National Colorectal Cancer Awareness Month

Get screened and potentially save your life

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    NEWSLETTERS

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    We make appointments twice a year with our dentist to check up on the health of our teeth.  It’s a preventative measure that’s pretty routine.  After all, we don’t want to deal with the aches and pains of a cavity or, worse, a root canal.

    But ask yourselves this:  why don’t we typically take the same precaution with the other areas of our bodies?  Like screenings for colorectal cancer, for instance?

    “Colorectal cancer is one of the most diagnosed cancers in the United States and yet one of the most preventable.  Screening can identify polyps, which can then be removed before they become cancer, and it can also find cancer in its early stages when it can be more successfully treated,” said Suzette Smith, director of partnerships for Colorectal Cancer Screening of the Prevent Cancer Foundation.

    Still, since many aren’t apt to routinely schedule screenings, specialists like Samuel P. Harrington, M.D., of Sibley Memorial Hospital, are urging that people schedule one.

    Why?  Easy -- because it can be potentially lifesaving. 

    “The goal of screening tests, that are less invasive than a colonoscopy, is to identify patients with signs or symptoms of colon polyps or cancers and then follow that with colonoscopic evaluation,” stated Dr. Harrington.

    Should an abnormality surface in a test result, a colonoscopy is typically conducted as a follow-up.  A colonoscopy is painless (note: sedatives are used), and it involves the insertion of a scope into the anus and upwards through the colon and rectum in order to identify signs of inflammation, growths or ulcers. 

    As Dr. Harrington explains, the procedure itself is composed of two parts:

    “The first is diagnostic.  The scope observes the lining of the bowel for areas of abnormalities that would explain lower gastrointestinal symptoms,” he said.  “The second component is therapeutic.  If a patient has abnormal growths [such as] polyps or tumors, the colonoscope can frequently remove them or mark them for future surgical excision.”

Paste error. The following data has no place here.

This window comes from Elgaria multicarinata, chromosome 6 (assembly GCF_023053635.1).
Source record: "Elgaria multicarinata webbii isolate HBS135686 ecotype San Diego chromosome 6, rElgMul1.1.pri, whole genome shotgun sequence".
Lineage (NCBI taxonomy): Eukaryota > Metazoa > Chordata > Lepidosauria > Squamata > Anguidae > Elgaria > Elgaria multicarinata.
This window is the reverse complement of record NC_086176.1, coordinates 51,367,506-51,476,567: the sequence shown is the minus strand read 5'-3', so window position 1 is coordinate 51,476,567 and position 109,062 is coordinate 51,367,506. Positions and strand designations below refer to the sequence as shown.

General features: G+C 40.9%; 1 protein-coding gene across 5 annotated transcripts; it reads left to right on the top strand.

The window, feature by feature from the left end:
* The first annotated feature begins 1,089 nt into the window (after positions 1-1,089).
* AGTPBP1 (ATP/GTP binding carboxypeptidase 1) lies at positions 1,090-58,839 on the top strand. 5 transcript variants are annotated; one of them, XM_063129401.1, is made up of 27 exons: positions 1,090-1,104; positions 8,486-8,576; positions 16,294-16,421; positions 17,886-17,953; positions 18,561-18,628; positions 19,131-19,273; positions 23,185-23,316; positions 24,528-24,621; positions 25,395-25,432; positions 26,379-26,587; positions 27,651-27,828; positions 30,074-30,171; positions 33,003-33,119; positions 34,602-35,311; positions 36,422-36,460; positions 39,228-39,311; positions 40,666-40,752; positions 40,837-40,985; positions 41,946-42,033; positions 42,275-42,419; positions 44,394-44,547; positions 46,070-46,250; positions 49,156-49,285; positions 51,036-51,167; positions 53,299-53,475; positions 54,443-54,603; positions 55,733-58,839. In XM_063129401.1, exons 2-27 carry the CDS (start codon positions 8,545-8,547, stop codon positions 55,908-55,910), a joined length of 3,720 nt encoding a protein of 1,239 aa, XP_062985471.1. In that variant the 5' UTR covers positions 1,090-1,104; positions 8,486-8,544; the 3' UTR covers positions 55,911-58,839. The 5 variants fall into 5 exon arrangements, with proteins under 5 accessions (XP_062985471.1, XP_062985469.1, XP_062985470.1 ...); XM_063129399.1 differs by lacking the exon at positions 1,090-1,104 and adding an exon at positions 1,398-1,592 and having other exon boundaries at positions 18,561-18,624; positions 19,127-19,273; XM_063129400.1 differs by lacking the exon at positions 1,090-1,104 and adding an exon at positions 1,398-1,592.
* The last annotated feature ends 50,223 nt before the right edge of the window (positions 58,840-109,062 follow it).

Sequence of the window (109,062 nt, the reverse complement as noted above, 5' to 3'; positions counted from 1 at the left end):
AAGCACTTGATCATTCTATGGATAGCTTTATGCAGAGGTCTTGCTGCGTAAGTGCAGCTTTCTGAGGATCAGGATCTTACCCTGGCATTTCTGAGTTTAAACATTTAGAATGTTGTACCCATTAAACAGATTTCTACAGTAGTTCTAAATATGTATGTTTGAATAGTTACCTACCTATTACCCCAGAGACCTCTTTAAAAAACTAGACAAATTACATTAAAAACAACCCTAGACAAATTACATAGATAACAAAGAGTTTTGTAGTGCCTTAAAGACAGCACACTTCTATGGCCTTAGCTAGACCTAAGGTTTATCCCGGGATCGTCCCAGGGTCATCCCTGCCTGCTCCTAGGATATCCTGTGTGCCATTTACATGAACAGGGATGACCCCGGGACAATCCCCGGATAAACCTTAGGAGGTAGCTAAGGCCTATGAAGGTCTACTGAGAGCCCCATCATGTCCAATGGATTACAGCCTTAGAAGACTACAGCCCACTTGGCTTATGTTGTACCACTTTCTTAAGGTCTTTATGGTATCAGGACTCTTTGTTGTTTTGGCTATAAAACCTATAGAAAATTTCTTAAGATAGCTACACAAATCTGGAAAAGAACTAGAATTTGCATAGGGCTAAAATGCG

If a patient does have a polyp, early removal of it can reduce risk of cancer by as much as 50 percent. 

    “By removing the polyps, that specific risk is eliminated and the overall lifetime risk is reduced,” Dr. Harrington added.  “Because most polyps take years to develop and grow into cancer, this slow process can be safely interrupted with [a] colonoscopy and polypectomy and most cancers prevented.  If one waits for the signs and symptoms of cancer to develop, the cancer usually will require surgical resection and frequently will have spread to the point that chemotherapy or radiation therapy is recommended.”

    Dr. Harrington further describes that the symptoms of colon cancer are myriad, yet deceptively common.  In particular, irregularities in bowel habits, cramping, diarrhea and constipation are expressive of colorectal cancer. 

    Rectal bleeding, paired with mucous and cramping, iron deficiency anemia (especially among men and post-menopausal women), weight loss, fatigue and vomiting are also signs of the disease. 

    “Colorectal cancer in its early stages may not show any symptoms.  As the cancer grows, symptoms may start to appear.  These symptoms may be caused by other conditions; however, you owe it to yourself and your family to check them out,” stated Karen Peterson, Ph.D., vice president of programs of the Prevent Cancer Foundation.

    Certain risk factors of colorectal cancer, as detailed by the National Institute of Diabetes and Digestive and Kidney Diseases (NIDDK), a division of the National Institutes of Health, include being over the age of 50, having a family history of the disease as well as having digestive disorders like inflammatory bowel disease. 

    The NIDDK recommends patients schedule routine colonoscopies beginning at the age of 50, and then to consult with a physician to plan subsequent visits later on throughout the years.

    Finally, consult with your doctor if you have any questions or concerns. 

    “The best course is to discuss symptoms with your doctor and plan a preventative surveillance program,” said Dr. Harrington.

    So what are you waiting for?  Go schedule that colorectal screening -- and stat.